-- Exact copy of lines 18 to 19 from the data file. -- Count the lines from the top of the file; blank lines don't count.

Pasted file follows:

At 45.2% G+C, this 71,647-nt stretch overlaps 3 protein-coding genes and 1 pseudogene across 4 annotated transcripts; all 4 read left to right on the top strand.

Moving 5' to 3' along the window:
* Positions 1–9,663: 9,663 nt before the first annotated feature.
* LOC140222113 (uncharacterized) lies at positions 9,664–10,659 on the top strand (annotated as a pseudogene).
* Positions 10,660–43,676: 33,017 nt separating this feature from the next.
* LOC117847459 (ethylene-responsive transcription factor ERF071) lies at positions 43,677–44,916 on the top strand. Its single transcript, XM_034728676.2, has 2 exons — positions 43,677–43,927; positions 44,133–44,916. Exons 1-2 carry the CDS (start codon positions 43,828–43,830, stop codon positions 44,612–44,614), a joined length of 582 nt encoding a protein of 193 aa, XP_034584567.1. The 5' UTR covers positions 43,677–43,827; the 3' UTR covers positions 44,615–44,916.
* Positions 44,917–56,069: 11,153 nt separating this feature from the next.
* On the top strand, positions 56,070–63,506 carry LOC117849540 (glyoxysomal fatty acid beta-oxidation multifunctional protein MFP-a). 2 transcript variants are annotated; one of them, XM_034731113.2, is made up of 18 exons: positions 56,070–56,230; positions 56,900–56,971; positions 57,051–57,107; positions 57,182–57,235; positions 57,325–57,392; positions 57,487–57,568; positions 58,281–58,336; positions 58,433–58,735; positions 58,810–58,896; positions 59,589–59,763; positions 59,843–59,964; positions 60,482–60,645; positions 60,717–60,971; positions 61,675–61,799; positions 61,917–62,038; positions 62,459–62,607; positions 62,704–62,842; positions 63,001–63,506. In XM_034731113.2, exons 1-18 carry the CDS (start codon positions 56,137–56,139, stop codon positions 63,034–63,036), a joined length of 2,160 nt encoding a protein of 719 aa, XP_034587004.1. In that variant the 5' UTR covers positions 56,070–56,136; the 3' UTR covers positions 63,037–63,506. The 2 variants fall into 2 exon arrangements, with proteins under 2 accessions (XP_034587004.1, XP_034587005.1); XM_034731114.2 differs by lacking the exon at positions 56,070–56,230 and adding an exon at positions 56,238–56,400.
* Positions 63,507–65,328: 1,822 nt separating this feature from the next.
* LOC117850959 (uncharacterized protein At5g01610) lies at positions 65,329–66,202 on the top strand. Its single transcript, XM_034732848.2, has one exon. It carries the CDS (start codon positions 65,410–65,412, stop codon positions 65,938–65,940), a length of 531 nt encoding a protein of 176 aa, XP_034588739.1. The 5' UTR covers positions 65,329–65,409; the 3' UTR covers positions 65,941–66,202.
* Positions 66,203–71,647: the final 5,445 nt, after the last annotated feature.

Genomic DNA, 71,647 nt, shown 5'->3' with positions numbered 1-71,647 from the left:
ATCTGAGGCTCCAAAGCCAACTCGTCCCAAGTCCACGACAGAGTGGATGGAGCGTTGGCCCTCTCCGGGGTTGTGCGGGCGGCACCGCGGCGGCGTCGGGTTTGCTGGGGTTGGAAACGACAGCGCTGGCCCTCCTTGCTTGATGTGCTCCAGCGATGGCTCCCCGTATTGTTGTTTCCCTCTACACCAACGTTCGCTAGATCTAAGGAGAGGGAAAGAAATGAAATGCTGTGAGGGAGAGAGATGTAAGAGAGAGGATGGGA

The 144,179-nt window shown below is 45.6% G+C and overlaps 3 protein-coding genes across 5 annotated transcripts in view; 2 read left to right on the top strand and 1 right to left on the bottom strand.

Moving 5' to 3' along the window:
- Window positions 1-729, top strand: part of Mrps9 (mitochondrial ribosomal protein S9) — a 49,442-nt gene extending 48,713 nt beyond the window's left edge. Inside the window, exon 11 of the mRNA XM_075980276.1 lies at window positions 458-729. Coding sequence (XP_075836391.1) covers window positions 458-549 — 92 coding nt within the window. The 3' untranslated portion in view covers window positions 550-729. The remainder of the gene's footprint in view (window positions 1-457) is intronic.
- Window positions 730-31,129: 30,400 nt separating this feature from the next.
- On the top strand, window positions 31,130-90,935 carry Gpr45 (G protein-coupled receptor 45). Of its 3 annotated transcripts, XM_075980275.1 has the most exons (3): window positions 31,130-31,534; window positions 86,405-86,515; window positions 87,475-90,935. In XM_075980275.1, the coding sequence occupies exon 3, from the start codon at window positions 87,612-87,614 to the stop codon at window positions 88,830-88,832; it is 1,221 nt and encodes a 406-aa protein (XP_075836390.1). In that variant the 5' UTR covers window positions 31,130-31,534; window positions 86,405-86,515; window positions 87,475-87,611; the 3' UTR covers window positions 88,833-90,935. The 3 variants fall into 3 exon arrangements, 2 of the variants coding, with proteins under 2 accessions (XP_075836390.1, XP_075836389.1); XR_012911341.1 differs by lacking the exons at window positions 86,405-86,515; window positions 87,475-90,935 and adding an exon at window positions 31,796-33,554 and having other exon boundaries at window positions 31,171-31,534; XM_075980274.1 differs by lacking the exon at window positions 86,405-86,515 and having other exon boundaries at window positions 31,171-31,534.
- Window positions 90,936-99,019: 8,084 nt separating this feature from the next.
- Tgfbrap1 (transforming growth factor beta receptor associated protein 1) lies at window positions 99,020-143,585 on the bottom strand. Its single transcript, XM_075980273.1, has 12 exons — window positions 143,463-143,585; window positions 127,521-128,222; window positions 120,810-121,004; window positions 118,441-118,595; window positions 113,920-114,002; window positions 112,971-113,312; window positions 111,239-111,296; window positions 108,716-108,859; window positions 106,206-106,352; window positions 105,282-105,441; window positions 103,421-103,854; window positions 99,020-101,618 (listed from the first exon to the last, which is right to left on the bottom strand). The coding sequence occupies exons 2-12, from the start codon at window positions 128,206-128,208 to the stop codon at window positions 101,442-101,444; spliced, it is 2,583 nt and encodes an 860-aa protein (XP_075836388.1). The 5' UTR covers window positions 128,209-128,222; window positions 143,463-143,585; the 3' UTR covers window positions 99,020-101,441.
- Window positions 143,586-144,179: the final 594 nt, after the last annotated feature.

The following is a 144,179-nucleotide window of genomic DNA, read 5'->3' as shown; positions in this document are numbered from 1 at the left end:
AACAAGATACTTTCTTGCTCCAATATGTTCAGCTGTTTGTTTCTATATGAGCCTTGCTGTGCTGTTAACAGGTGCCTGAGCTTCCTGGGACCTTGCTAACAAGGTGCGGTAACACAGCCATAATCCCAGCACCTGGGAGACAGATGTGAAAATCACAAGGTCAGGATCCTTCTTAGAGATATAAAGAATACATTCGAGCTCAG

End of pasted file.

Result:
- On the top strand, window positions 31,130-90,935 carry Gpr45 (G protein-coupled receptor 45). Of its 3 annotated transcripts, XM_075980275.1 has the most exons (3): window positions 31,130-31,534; window positions 86,405-86,515; window positions 87,475-90,935. In XM_075980275.1, the coding sequence occupies exon 3, from the start codon at window positions 87,612-87,614 to the stop codon at window positions 88,830-88,832; it is 1,221 nt and encodes a 406-aa protein (XP_075836390.1). In that variant the 5' UTR covers window positions 31,130-31,534; window positions 86,405-86,515; window positions 87,475-87,611; the 3' UTR covers window positions 88,833-90,935. The 3 variants fall into 3 exon arrangements, 2 of the variants coding, with proteins under 2 accessions (XP_075836390.1, XP_075836389.1); XR_012911341.1 differs by lacking the exons at window positions 86,405-86,515; window positions 87,475-90,935 and adding an exon at window positions 31,796-33,554 and having other exon boundaries at window positions 31,171-31,534; XM_075980274.1 differs by lacking the exon at window positions 86,405-86,515 and having other exon boundaries at window positions 31,171-31,534.
- Window positions 90,936-99,019: 8,084 nt separating this feature from the next.